There have been more than 800 documented manure spills since 1995.  In 2010, former DNR Director Rich Leopold told a crowd of Scott County CCI members that the real number could be 10 times that high.

Join the fight

Join us on January 15th for our Kickoff at the Capitol to fight for clean water and public policy that protects Iowa!

Matt Ditch Withdraws Factory Farm Application Under Pressure from Community 

Proposed Maschhoff Pork Site Did Not Meet Legal Requirements for a Permit

Linn County resident Matt Ditch withdrew his application for a construction permit to build a giant 5,600-head factory farm site near Center Point Tuesday after widespread community opposition organized by local Iowa Citizens for Community Improvement (Iowa CCI) members highlighted enough flaws in his submitted Master Matrix score to prove to both Linn County and the Department of Natural Resources (DNR) that the application did not meet the legal requirements for a permit.

“The applicant withdrew his application this morning after my staff advised him that he did not score enough points on the Master Matrix to be issued a permit,” Bill Ehm, the DNR’s Environmental Protection Division Administrator, told a group of more than 50 local-area residents last night in Center Point at a meeting organized by Iowa CCI members.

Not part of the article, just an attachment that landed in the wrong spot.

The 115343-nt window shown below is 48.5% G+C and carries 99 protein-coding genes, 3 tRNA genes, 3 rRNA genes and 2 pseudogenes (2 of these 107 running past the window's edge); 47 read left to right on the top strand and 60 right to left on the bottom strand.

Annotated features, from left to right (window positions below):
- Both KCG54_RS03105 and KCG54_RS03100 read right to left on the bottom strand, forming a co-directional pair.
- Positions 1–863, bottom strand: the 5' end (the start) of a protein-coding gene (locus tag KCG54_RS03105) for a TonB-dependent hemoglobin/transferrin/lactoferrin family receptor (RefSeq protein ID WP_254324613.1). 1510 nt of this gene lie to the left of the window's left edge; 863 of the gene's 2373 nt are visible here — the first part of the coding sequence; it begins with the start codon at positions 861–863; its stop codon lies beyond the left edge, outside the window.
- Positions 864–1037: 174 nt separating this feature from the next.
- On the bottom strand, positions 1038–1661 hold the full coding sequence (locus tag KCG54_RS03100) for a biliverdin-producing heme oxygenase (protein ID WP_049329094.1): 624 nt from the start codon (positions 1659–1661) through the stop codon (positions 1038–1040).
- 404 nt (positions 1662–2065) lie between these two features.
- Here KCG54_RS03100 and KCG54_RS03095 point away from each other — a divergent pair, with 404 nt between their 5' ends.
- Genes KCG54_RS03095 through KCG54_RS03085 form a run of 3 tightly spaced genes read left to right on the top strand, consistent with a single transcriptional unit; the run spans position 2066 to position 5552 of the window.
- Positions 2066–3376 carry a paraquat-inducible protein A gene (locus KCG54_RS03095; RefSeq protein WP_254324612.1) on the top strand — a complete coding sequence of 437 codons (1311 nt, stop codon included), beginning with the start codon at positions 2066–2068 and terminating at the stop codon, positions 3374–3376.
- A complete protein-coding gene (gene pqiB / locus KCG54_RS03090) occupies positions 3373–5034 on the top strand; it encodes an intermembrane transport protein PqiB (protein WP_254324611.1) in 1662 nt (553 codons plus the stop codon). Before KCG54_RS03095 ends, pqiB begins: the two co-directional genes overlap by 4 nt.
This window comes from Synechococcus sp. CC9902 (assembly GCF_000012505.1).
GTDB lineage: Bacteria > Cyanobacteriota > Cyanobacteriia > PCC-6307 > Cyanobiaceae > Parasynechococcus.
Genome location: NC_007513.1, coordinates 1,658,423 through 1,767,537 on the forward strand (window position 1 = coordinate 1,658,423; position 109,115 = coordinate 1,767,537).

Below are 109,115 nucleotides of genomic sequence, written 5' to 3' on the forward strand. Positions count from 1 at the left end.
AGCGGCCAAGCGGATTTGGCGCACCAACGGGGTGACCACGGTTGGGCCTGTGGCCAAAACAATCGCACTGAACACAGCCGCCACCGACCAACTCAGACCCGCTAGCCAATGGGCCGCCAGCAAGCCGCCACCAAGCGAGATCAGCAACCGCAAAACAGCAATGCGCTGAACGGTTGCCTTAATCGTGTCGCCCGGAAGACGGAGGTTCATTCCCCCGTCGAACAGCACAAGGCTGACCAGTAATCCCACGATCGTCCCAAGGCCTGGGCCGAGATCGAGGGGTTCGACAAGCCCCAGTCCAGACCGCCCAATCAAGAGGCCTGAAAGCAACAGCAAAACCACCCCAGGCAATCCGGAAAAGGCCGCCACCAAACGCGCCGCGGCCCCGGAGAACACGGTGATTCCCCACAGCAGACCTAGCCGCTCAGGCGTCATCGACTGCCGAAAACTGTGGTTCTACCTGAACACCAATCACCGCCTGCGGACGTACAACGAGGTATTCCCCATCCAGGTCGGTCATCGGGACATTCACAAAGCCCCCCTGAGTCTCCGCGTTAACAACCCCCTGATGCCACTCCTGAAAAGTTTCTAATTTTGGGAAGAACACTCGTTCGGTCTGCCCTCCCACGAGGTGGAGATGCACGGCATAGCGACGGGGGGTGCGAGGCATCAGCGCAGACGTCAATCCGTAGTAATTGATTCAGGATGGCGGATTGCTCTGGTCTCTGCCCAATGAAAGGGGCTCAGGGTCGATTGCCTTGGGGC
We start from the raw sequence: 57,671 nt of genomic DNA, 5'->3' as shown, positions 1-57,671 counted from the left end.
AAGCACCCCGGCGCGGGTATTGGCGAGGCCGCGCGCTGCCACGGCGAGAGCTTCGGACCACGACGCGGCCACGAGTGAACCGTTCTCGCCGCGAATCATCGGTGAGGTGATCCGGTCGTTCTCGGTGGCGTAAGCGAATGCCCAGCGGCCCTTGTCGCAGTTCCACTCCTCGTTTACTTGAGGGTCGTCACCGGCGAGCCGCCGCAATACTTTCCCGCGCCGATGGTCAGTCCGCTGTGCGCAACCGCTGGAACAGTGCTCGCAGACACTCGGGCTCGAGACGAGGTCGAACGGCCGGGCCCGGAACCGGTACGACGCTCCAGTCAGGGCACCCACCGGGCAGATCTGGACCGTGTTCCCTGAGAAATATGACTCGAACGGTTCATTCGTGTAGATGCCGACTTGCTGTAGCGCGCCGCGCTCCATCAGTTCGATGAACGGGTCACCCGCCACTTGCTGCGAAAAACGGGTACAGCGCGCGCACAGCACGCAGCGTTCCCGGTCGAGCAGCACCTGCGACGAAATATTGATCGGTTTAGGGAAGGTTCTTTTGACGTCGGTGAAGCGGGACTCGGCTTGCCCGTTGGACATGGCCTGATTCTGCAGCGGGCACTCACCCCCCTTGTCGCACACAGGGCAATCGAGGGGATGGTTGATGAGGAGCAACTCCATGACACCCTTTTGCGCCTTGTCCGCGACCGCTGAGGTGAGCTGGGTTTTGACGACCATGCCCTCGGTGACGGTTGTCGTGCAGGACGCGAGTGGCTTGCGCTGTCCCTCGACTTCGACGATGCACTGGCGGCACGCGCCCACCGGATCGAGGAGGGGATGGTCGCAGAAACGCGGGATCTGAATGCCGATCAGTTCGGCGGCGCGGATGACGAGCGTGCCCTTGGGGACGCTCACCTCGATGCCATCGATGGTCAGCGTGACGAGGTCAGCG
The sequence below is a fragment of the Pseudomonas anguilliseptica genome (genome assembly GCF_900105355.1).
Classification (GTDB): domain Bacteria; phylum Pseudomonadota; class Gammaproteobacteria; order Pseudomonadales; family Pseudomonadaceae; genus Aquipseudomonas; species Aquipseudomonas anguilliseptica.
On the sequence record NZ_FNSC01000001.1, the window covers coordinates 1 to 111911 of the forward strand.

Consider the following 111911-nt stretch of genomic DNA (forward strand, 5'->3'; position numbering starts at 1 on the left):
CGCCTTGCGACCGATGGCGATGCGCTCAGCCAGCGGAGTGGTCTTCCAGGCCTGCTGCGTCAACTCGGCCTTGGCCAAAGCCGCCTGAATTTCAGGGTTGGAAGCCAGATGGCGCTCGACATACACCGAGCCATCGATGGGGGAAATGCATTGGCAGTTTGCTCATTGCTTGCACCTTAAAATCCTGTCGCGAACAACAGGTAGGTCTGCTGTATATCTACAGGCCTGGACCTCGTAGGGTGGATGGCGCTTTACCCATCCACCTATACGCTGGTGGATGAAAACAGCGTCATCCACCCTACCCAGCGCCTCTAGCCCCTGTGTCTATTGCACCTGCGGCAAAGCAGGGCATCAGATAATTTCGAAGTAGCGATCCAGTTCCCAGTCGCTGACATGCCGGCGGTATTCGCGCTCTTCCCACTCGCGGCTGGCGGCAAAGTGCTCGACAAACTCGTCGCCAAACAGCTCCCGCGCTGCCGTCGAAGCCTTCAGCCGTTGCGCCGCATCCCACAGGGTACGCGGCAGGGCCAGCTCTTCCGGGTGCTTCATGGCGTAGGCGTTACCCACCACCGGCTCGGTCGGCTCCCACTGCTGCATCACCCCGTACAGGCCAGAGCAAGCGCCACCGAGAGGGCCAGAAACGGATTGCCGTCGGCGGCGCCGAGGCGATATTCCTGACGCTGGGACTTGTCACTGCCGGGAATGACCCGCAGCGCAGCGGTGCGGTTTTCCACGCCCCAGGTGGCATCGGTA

Iowa CCI members were quick to cut Ditch’s decision as a victory for organized people and vowed to continue to pressure Ditch and Maschhoff Pork to drop any future plans to re-apply.

“We are united and we will not tolerate any more factory farms in our community,” said Regina Behmlander, a CCI member from Center Point who has helped galvanize community opposition to the proposal.  “We will continue to fight any attempt by any party to build corporate factory farms which pollute our air and water and ruin our quality of life.”

See also:

Linn County CCI Members to Meet With Top DNR Officials Tuesday in Center Point

Linn County CCI Wins First Step Victory

Linn County Factory Farm Fight Heats Up

Calling Linn County Factory Farm Fighters

Join the fight

Click LIKE and TWEET to share with friends and family in Linn Co.

CCI members to push EPC, EPA to crack down on factory farm pollution

The fight for clean water and a more democratic society that puts people before profits, politics, and polluters heats up this week with two high-profile public hearings with state and federal environmental regulators.

On Tuesday morning at 10am at 7900 Hickman Road, the Iowa Department of Natural Resources’ (DNR’s) Environmental Protection Commission (EPC) will vote on a proposal to ban the application of liquid manure on fields going into soybeans – a bad environmental practice that can lead directly to more runoff and more water pollution with no increase in crop yields.